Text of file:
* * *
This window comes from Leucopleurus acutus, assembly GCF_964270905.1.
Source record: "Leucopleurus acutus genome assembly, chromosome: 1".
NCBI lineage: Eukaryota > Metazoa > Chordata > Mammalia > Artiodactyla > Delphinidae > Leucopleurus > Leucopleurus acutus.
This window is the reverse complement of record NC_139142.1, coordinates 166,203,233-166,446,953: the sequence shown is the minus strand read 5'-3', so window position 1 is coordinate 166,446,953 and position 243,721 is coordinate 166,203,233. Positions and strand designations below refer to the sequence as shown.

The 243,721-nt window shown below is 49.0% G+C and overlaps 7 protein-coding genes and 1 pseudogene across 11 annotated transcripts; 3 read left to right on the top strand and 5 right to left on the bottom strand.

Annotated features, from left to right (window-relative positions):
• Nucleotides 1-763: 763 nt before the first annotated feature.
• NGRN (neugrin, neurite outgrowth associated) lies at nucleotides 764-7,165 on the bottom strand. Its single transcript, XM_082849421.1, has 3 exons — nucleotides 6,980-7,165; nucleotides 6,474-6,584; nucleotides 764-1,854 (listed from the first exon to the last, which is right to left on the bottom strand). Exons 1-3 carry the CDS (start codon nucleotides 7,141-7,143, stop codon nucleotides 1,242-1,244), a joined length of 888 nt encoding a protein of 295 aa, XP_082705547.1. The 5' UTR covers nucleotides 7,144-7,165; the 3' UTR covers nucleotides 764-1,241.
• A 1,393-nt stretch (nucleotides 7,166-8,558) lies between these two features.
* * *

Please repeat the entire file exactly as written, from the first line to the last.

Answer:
This window comes from Leucopleurus acutus, assembly GCF_964270905.1.
Source record: "Leucopleurus acutus genome assembly, chromosome: 1".
NCBI lineage: Eukaryota > Metazoa > Chordata > Mammalia > Artiodactyla > Delphinidae > Leucopleurus > Leucopleurus acutus.
This window is the reverse complement of record NC_139142.1, coordinates 166,203,233-166,446,953: the sequence shown is the minus strand read 5'-3', so window position 1 is coordinate 166,446,953 and position 243,721 is coordinate 166,203,233. Positions and strand designations below refer to the sequence as shown.

The 243,721-nt window shown below is 49.0% G+C and overlaps 7 protein-coding genes and 1 pseudogene across 11 annotated transcripts; 3 read left to right on the top strand and 5 right to left on the bottom strand.

Annotated features, from left to right (window-relative positions):
• Nucleotides 1-763: 763 nt before the first annotated feature.
• NGRN (neugrin, neurite outgrowth associated) lies at nucleotides 764-7,165 on the bottom strand. Its single transcript, XM_082849421.1, has 3 exons — nucleotides 6,980-7,165; nucleotides 6,474-6,584; nucleotides 764-1,854 (listed from the first exon to the last, which is right to left on the bottom strand). Exons 1-3 carry the CDS (start codon nucleotides 7,141-7,143, stop codon nucleotides 1,242-1,244), a joined length of 888 nt encoding a protein of 295 aa, XP_082705547.1. The 5' UTR covers nucleotides 7,144-7,165; the 3' UTR covers nucleotides 764-1,241.
• A 1,393-nt stretch (nucleotides 7,166-8,558) lies between these two features.